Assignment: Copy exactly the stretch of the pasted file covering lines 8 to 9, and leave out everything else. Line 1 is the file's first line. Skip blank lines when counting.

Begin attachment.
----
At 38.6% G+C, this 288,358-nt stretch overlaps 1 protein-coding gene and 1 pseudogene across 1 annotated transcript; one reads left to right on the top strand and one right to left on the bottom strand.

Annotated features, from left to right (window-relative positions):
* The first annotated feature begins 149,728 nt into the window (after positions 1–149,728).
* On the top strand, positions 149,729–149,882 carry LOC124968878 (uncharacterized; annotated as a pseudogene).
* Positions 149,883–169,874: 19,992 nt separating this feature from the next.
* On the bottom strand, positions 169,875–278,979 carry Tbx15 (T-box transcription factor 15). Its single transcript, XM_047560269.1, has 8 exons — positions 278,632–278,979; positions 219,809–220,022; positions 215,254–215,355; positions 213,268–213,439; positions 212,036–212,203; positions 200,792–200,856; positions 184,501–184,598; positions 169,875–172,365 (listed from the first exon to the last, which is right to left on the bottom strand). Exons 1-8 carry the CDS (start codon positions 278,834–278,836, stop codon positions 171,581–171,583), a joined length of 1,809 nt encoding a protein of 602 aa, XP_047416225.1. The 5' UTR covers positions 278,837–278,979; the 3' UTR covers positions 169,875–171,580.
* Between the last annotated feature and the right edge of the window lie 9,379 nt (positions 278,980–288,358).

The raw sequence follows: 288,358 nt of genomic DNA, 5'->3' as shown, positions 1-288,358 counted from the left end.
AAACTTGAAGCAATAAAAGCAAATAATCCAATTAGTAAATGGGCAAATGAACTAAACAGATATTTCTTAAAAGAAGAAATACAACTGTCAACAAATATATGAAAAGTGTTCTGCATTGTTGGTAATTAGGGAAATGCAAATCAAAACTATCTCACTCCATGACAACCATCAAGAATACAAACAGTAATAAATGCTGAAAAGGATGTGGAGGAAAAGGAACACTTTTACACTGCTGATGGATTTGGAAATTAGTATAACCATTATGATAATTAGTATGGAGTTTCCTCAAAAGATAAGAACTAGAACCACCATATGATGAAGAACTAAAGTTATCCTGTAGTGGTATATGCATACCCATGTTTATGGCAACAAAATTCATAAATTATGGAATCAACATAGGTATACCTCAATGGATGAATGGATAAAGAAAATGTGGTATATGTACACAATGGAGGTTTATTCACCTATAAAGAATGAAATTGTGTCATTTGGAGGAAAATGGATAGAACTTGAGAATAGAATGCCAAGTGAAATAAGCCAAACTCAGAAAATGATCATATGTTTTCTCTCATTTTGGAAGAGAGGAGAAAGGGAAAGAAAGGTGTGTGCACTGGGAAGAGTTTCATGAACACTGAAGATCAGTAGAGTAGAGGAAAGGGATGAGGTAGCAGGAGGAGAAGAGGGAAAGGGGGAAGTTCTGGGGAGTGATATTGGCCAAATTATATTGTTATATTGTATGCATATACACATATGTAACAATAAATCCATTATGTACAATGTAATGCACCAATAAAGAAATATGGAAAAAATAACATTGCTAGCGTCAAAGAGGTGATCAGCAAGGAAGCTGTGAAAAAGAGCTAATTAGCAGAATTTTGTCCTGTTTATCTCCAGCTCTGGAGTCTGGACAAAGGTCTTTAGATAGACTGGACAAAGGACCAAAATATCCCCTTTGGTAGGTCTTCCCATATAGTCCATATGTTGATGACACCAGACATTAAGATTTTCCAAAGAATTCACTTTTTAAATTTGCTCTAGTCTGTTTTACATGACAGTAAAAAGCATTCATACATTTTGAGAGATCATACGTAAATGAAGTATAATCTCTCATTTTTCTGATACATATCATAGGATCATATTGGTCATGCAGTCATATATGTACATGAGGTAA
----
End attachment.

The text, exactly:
The raw sequence follows: 288,358 nt of genomic DNA, 5'->3' as shown, positions 1-288,358 counted from the left end.
AAACTTGAAGCAATAAAAGCAAATAATCCAATTAGTAAATGGGCAAATGAACTAAACAGATATTTCTTAAAAGAAGAAATACAACTGTCAACAAATATATGAAAAGTGTTCTGCATTGTTGGTAATTAGGGAAATGCAAATCAAAACTATCTCACTCCATGACAACCATCAAGAATACAAACAGTAATAAATGCTGAAAAGGATGTGGAGGAAAAGGAACACTTTTACACTGCTGATGGATTTGGAAATTAGTATAACCATTATGATAATTAGTATGGAGTTTCCTCAAAAGATAAGAACTAGAACCACCATATGATGAAGAACTAAAGTTATCCTGTAGTGGTATATGCATACCCATGTTTATGGCAACAAAATTCATAAATTATGGAATCAACATAGGTATACCTCAATGGATGAATGGATAAAGAAAATGTGGTATATGTACACAATGGAGGTTTATTCACCTATAAAGAATGAAATTGTGTCATTTGGAGGAAAATGGATAGAACTTGAGAATAGAATGCCAAGTGAAATAAGCCAAACTCAGAAAATGATCATATGTTTTCTCTCATTTTGGAAGAGAGGAGAAAGGGAAAGAAAGGTGTGTGCACTGGGAAGAGTTTCATGAACACTGAAGATCAGTAGAGTAGAGGAAAGGGATGAGGTAGCAGGAGGAGAAGAGGGAAAGGGGGAAGTTCTGGGGAGTGATATTGGCCAAATTATATTGTTATATTGTATGCATATACACATATGTAACAATAAATCCATTATGTACAATGTAATGCACCAATAAAGAAATATGGAAAAAATAACATTGCTAGCGTCAAAGAGGTGATCAGCAAGGAAGCTGTGAAAAAGAGCTAATTAGCAGAATTTTGTCCTGTTTATCTCCAGCTCTGGAGTCTGGACAAAGGTCTTTAGATAGACTGGACAAAGGACCAAAATATCCCCTTTGGTAGGTCTTCCCATATAGTCCATATGTTGATGACACCAGACATTAAGATTTTCCAAAGAATTCACTTTTTAAATTTGCTCTAGTCTGTTTTACATGACAGTAAAAAGCATTCATACATTTTGAGAGATCATACGTAAATGAAGTATAATCTCTCATTTTTCTGATACATATCATAGGATCATATTGGTCATGCAGTCATATATGTACATGAGGTAA